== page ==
March 21, 1962
PORTER UNEMPLOYMENT COMPENSATION CASE.
Appeal, No. 454, Oct. T., 1960, by claimant, from decision of Unemployment Compensation Board of Review, No. B-58946, in re claim of Genevieve L. Proter. Decision affirmed.
John McCrea, with him McCrea & McCrea, for appellant.
Sydney Reuben, Assistant Attorney General, with him David Stahl, Attorney General, for Unemployment Compensation Board of Review, appellee.
Before Ervin, Wright, Woodside, Watkins, Montgomery, and Flood, JJ. (rhodes, P.j., absent).
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OPINION BY ERVIN, J.
In this unemployment compensation case the bureau found the claimant to be ineligible for benefits under
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§ 402(a) of the law on the ground that she had failed to accept an offer of suitable employment without good cause. The referee affirmed the bureau's disqualification of the claimant under the provisions of § 402(a) and also found the claimant ineligible under the provisions of § 401(d) of the law on the ground that she was not realistically attached to the labor market. The board affirmed the decision of the referee.
The claimant was last employed as a clerk at $1.00 per hour on a part-time basis by Porter's Furniture Store in Shippensburg, Pennsylvania. Her last day of work was March 4, 1960, at which time she was laid off because of lack of work. On May 17, 1960 the claimant was referred to a possible job opportunity as a telephone solicitor with Olan Mills, Shippensburg, Pennsylvania, at $1.00 per hour, 9:00 a.m. to 5:00 p.m. or 5:00 p.m. to 9:00 p.m., for two or three weeks' duration. The claimant discussed the employment opportunity with the prospective employer and refused to take the proffered employment because she did not wish to accept night work and also did not wish to leave her 13-year old son at home alone. During her employment with her last employer for 14 months she had made arrangements for the care of her son.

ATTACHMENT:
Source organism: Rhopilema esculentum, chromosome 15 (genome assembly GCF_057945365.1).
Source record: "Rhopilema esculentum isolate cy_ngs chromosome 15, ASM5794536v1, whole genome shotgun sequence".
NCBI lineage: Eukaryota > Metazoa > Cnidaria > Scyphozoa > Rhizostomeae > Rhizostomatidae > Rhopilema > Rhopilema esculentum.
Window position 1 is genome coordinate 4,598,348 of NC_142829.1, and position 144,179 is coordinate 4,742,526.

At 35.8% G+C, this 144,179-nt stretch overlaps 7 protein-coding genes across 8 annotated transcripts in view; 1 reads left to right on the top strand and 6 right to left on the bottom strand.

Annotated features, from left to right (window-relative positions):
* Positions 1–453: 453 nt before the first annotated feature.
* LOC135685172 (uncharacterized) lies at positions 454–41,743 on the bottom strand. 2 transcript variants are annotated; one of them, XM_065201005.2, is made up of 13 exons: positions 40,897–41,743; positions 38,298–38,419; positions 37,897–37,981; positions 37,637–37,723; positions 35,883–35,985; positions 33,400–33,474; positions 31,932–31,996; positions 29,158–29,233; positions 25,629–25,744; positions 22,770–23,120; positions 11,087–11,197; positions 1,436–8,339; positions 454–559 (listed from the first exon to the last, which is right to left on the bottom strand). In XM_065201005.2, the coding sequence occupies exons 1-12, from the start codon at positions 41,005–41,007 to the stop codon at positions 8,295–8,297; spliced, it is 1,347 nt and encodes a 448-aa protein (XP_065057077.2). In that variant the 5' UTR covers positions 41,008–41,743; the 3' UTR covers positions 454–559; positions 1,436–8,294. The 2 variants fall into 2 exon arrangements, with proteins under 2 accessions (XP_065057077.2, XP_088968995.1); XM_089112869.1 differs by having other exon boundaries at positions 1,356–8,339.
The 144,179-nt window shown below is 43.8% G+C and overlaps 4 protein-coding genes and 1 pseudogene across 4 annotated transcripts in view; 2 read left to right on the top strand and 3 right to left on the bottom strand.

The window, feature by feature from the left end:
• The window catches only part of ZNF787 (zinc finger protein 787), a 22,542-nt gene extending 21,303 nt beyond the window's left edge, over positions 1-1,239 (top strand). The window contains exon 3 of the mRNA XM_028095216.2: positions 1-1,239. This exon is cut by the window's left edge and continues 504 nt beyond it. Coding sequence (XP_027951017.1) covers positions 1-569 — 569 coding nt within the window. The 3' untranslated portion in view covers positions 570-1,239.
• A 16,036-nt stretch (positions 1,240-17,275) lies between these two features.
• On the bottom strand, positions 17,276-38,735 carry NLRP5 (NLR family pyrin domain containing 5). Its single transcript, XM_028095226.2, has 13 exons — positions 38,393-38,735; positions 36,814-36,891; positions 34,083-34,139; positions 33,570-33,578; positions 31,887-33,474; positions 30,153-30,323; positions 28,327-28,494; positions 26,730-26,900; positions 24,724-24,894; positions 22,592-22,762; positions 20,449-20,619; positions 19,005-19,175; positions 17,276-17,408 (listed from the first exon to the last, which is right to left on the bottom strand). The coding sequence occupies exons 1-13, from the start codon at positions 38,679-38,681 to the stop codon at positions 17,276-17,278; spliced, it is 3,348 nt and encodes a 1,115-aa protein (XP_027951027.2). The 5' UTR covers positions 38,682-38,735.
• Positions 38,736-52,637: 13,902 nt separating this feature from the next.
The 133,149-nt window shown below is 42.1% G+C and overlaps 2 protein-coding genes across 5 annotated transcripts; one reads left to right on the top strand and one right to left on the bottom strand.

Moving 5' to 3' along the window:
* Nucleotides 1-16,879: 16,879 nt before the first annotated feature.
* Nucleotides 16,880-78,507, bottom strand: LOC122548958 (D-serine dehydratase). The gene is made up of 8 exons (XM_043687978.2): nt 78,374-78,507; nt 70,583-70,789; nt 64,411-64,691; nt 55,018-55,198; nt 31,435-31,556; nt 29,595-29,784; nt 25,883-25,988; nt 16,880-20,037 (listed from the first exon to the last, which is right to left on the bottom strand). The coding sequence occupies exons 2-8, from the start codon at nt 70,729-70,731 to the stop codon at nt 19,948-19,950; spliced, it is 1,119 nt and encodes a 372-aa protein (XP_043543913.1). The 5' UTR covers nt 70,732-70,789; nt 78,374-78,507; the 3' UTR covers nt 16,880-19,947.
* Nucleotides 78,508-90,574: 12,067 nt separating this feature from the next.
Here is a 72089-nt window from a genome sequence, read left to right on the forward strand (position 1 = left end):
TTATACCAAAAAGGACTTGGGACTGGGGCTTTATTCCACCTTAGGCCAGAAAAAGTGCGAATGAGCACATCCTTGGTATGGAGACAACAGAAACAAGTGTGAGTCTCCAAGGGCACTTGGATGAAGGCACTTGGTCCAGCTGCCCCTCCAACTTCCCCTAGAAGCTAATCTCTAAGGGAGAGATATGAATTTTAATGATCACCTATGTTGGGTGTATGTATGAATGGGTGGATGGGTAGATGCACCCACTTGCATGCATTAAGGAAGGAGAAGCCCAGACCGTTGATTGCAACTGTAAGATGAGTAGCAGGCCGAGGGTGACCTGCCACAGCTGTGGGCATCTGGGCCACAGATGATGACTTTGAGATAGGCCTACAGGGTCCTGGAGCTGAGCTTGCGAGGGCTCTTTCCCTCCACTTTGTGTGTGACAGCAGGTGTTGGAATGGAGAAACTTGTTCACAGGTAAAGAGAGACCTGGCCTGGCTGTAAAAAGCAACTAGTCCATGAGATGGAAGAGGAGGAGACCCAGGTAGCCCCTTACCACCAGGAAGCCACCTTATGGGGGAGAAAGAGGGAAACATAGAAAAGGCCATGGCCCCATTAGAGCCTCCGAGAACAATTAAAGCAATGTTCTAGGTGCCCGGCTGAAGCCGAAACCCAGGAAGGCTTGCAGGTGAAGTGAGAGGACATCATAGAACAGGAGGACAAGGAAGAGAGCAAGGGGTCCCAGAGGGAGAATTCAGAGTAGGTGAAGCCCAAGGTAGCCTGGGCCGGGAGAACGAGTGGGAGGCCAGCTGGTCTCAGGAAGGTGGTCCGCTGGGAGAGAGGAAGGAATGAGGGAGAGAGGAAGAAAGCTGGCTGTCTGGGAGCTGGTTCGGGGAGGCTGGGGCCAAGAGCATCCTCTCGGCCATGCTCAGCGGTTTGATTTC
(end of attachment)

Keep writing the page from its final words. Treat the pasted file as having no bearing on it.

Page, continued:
The attorney for the claimant made much of the fact that claimant was not properly referred by the bureau to the prospective employer. It is an admitted fact, however, that she discussed the proffered employment with the prospective employer and refused the employment for the reasons above given. The method employed to inform her of the proffered employment was immaterial. The important thing is that the offer was made. Under § 402(a) the important issue is whether the claimant had good cause for refusing the job referral. She was able to have someone look after her son during her former employment and she admitted that she could make such an arrangement again but
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did not want to do so unless the employment were permanent. This, in our judgment, did not constitute good cause for refusing the referral and constituted sufficient grounds for refusing benefits. It is, therefore, unnecessary to consider the second reason relied upon by the board to justify refusal of benefits, to wit: § 401(d).
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